A number of technical amendments will also be made to the legislation supporting the FHSSS, aimed at enhancing the overall experience for FHSSS applicants. These include expanding the Commissioner of Taxation’s capacity to amend or revoke applications, giving applicants the opportunity to cancel or change their application before voluntary contributions are released (those who cancel their applications will be able to apply again), granting the Commissioner of Taxation the power to return released contributions to super funds prior to the money being released to the individual, and clarifying that released contributions which are returned to super funds are not included towards an individual’s contribution caps and instead are considered as non-assessable non-exempt income. These technical changes will be applied retrospectively from 1 July 2018.
Removing threshold guarantee
The $450 per month minimum income threshold will be removed, resulting in employees not being required to meet any threshold in order to receive superannuation guarantee payments. These changes are expected to come into effect from 1 July 2022.
Opportunity to move away from legacy products
A temporary two-year transition period has been introduced, allowing individuals in particular legacy retirement products including market-linked, life-expectancy and lifetime products the option to exit these products in order to access newer retirement products. Currently, individuals are locked into certain products that restrict access to capital and flexibility of drawdowns, preventing them from effectively using their retirement savings for health, aged care, and other large expenses in retirement. The proposed changes will enable individuals to fully exit these products by transferring underlying capital and reserves from legacy retirement products into a superannuation fund account which is not in its retirement phase. These changes will come into effect after the relevant legislation receives Royal Assent.
Residency requirements for Self-managed Super Funds relaxed
Residency requirements for Self-managed Super Funds (SMSFs) and small APRA-regulated funds (ASAFs) are to be relaxed, by increasing the safe harbour rules of the central control and management test from two to five years, as well as repealing the active member test for both SMSFs and ASAFs. The proposed measure will allow SMSFs and ASAFs members to make super contributions while temporarily located overseas, ensuring equivalence with members of large APRA- regulated funds. These changes are expected to come into effect from 1 July 2022.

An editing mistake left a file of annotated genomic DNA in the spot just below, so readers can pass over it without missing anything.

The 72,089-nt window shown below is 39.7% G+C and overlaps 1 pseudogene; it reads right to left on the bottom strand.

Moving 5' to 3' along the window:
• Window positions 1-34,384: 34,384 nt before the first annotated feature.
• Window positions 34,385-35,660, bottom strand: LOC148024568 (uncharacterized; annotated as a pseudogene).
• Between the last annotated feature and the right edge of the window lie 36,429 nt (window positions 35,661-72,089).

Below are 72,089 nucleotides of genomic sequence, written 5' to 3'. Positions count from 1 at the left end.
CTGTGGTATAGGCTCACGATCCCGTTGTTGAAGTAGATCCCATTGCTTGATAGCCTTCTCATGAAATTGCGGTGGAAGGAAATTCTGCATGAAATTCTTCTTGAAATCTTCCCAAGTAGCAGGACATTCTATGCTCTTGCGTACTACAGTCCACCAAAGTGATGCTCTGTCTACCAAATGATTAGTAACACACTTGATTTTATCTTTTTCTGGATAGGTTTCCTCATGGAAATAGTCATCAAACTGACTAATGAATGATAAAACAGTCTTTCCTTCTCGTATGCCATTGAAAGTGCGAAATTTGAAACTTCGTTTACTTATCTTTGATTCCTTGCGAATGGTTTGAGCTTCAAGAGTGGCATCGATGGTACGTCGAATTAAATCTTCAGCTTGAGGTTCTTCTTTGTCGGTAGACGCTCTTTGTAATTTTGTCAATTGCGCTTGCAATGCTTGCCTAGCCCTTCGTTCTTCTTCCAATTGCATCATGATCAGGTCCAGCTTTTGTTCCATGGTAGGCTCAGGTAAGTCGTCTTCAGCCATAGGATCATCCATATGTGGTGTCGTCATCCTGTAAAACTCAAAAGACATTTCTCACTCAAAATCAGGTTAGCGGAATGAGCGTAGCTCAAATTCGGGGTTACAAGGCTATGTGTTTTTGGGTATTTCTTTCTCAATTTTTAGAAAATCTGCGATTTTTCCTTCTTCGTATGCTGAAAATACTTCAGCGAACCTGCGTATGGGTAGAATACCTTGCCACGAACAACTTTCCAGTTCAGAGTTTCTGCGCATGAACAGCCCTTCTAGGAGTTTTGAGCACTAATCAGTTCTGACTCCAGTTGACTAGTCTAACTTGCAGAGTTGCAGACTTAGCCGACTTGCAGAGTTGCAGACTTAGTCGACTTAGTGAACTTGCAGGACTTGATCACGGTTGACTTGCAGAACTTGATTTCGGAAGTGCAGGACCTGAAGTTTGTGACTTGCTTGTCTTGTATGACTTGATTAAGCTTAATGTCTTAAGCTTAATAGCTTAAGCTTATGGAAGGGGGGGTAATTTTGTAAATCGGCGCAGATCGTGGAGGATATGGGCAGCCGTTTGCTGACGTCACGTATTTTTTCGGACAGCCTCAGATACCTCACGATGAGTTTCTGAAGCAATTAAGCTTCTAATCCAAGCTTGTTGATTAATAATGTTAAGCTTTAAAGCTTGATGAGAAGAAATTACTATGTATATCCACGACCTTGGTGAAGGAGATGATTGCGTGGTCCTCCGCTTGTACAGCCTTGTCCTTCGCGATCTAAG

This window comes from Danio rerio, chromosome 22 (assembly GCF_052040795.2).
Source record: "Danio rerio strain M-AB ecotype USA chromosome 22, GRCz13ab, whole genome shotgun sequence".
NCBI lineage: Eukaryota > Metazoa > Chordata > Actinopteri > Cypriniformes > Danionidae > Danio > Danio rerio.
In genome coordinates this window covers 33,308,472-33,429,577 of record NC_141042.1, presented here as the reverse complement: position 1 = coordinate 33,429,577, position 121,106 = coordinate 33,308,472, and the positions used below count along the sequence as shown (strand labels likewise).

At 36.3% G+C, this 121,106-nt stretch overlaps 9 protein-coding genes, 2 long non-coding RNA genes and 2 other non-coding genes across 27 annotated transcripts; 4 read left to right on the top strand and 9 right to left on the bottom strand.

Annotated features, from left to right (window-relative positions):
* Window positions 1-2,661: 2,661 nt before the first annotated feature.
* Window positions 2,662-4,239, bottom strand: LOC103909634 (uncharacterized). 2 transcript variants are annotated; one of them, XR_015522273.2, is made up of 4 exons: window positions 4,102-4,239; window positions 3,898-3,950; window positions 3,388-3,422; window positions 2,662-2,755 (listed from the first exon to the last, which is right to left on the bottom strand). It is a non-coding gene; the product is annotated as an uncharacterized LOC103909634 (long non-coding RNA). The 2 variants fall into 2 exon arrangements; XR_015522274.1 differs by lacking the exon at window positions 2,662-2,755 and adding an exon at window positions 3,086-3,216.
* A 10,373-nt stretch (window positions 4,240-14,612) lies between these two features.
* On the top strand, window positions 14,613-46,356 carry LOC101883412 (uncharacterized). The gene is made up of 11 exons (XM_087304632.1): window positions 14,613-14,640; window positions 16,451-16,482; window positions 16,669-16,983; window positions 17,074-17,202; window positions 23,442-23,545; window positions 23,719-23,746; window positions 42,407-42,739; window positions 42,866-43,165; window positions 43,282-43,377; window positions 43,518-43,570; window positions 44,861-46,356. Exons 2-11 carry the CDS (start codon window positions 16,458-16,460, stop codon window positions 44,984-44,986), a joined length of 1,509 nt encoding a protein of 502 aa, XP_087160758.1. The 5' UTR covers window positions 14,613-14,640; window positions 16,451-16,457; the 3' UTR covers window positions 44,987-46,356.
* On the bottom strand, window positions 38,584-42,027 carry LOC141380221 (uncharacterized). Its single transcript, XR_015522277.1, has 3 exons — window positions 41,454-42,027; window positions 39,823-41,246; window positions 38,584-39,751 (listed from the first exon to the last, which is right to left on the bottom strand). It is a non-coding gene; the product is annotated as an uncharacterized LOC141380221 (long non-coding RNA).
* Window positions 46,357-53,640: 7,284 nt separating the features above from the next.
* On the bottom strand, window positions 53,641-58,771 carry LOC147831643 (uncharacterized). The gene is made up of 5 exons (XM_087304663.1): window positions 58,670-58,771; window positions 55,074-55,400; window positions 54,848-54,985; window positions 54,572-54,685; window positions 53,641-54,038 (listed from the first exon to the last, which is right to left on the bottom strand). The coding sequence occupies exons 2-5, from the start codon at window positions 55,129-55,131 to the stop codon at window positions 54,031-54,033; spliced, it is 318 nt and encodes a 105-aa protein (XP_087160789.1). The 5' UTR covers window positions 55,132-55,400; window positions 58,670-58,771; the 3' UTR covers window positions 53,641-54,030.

A link to the relevant Budget Paper can be found here.
New FAQs and worked examples on the Superannuation Data Transformation Phase 1 reporting standards published by APRA
On 21 May, APRA published additional frequently asked questions (FAQs) and worked examples for registrable superannuation entity (RSE) licensees to provide further guidance on satisfying the Reporting Standards for Phase 1 of the Superannuation Data Transformation.
FAQs and worked examples will be regularly published to clarify reporting issues raised by RSE licensees and to assist them in complying with their reporting obligations. The first collection of data under the new Reporting Standards will take place 30 September 2021.
The FAQs can be found here.
Treasury consults on reinsurance pool for cyclones and related flood damage
The Australian Government is proposing to establish a reinsurance pool for cyclones and related flood damage. The pool is proposed to commence on 1 July 2022 and will be backed by a $10 billion government guarantee covering residential, strata and small business property insurance policies in Northern Australia.
The announcement comes following the ACCC Northern Australia Insurance Inquiry into the affordability of insurance in Northern Australia, which published its final report on 28 December 2020.
The current Treasury consultation covers a number of design considerations including:
- scope of the reinsurance pool including how ‘cyclone and related flooding’ should be defined;
- how insurer participation will be managed;
- appropriate governance and review arrangements;
- links to risk reduction; and
- interactions with the Australian Reinsurance Pool Corporation (ARPC) terrorism reinsurance pool functions.
The ARPC would administer the proposed pool.
Consultation is open until 18 June 2021. To view the Consultation Paper, click here.
ASIC consults on updates to ePayments Code
On 21 May, ASIC released a consultation paper (CP 341) seeking feedback on proposed updates to the ePayments Code. The ePayments Code provides consumer protections in relation to electronic payments, including ATM, EFTPOS, credit and debit card transactions, online payments, and internet and mobile banking. It was last reviewed by ASIC in December 2010.
The proposed updates to the Code aim to ensure its continued effectiveness and suitability for both consumers and subscribers. ASIC’s proposed updates mainly focus on compliance monitoring and data reporting; mistaken internet payments; small business protections; unauthorised transactions; and complaints handling.
ASIC’s review also considers options for modernising the Code, in order to incorporate the changes in the field of electronic payments since the Code’s last review.
Submissions are due by Friday 2 July 2021. Further information on the updates to the Code can be found here.